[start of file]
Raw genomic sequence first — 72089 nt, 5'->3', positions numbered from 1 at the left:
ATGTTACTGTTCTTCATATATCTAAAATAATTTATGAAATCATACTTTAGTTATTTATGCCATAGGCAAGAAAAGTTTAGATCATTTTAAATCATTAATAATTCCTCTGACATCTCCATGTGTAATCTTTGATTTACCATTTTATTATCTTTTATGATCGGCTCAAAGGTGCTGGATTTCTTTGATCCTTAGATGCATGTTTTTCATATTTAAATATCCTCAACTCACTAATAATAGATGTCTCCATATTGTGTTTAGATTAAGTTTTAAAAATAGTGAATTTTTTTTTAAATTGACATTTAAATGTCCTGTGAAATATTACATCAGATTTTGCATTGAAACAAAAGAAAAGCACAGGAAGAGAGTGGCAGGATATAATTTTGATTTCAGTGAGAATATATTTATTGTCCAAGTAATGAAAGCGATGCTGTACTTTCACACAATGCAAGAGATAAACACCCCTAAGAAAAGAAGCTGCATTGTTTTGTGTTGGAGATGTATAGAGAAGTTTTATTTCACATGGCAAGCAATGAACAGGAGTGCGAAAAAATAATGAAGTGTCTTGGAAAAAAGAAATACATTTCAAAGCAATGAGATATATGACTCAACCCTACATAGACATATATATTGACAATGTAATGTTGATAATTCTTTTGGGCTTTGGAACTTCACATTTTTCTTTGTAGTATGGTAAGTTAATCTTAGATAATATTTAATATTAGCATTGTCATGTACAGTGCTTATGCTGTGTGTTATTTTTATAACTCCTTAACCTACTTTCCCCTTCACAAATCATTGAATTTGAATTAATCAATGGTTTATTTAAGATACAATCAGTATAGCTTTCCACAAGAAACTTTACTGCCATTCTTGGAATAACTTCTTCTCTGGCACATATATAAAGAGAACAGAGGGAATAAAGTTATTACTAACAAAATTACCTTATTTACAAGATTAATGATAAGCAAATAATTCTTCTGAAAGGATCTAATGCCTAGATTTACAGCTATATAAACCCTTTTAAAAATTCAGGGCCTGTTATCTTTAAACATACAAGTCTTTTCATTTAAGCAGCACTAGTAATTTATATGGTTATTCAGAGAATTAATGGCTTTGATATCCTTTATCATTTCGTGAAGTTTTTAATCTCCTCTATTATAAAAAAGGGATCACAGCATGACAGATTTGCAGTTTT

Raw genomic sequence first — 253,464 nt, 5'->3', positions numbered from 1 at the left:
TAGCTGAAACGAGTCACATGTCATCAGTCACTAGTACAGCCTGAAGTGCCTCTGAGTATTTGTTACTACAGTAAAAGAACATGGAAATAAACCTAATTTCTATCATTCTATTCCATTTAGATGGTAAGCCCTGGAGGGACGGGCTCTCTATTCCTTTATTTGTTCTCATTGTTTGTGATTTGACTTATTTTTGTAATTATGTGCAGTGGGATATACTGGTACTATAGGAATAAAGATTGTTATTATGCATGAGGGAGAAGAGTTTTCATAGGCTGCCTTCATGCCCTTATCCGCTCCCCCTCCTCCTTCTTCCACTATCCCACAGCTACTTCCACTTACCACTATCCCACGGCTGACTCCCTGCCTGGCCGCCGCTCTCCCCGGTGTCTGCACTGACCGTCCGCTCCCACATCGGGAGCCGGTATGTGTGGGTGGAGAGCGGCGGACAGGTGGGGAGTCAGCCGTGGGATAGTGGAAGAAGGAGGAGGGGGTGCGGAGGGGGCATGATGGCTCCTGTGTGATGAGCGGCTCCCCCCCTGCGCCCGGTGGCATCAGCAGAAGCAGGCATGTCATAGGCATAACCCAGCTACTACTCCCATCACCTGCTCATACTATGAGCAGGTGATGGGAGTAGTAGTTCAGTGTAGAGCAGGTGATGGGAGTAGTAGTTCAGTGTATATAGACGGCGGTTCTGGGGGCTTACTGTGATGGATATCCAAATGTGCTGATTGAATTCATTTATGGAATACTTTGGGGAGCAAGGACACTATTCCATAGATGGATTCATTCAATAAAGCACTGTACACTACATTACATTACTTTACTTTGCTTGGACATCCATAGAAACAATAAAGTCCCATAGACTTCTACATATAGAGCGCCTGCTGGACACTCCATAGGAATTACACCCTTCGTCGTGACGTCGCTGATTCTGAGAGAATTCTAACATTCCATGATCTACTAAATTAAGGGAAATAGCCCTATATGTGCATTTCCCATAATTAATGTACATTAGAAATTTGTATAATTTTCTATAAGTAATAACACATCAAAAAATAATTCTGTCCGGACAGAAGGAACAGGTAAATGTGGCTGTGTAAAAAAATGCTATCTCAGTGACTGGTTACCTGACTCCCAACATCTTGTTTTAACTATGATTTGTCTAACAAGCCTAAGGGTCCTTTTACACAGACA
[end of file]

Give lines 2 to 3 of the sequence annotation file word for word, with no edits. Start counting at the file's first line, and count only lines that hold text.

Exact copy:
ATGTTACTGTTCTTCATATATCTAAAATAATTTATGAAATCATACTTTAGTTATTTATGCCATAGGCAAGAAAAGTTTAGATCATTTTAAATCATTAATAATTCCTCTGACATCTCCATGTGTAATCTTTGATTTACCATTTTATTATCTTTTATGATCGGCTCAAAGGTGCTGGATTTCTTTGATCCTTAGATGCATGTTTTTCATATTTAAATATCCTCAACTCACTAATAATAGATGTCTCCATATTGTGTTTAGATTAAGTTTTAAAAATAGTGAATTTTTTTTTAAATTGACATTTAAATGTCCTGTGAAATATTACATCAGATTTTGCATTGAAACAAAAGAAAAGCACAGGAAGAGAGTGGCAGGATATAATTTTGATTTCAGTGAGAATATATTTATTGTCCAAGTAATGAAAGCGATGCTGTACTTTCACACAATGCAAGAGATAAACACCCCTAAGAAAAGAAGCTGCATTGTTTTGTGTTGGAGATGTATAGAGAAGTTTTATTTCACATGGCAAGCAATGAACAGGAGTGCGAAAAAATAATGAAGTGTCTTGGAAAAAAGAAATACATTTCAAAGCAATGAGATATATGACTCAACCCTACATAGACATATATATTGACAATGTAATGTTGATAATTCTTTTGGGCTTTGGAACTTCACATTTTTCTTTGTAGTATGGTAAGTTAATCTTAGATAATATTTAATATTAGCATTGTCATGTACAGTGCTTATGCTGTGTGTTATTTTTATAACTCCTTAACCTACTTTCCCCTTCACAAATCATTGAATTTGAATTAATCAATGGTTTATTTAAGATACAATCAGTATAGCTTTCCACAAGAAACTTTACTGCCATTCTTGGAATAACTTCTTCTCTGGCACATATATAAAGAGAACAGAGGGAATAAAGTTATTACTAACAAAATTACCTTATTTACAAGATTAATGATAAGCAAATAATTCTTCTGAAAGGATCTAATGCCTAGATTTACAGCTATATAAACCCTTTTAAAAATTCAGGGCCTGTTATCTTTAAACATACAAGTCTTTTCATTTAAGCAGCACTAGTAATTTATATGGTTATTCAGAGAATTAATGGCTTTGATATCCTTTATCATTTCGTGAAGTTTTTAATCTCCTCTATTATAAAAAAGGGATCACAGCATGACAGATTTGCAGTTTT

Raw genomic sequence first — 253,464 nt, 5'->3', positions numbered from 1 at the left: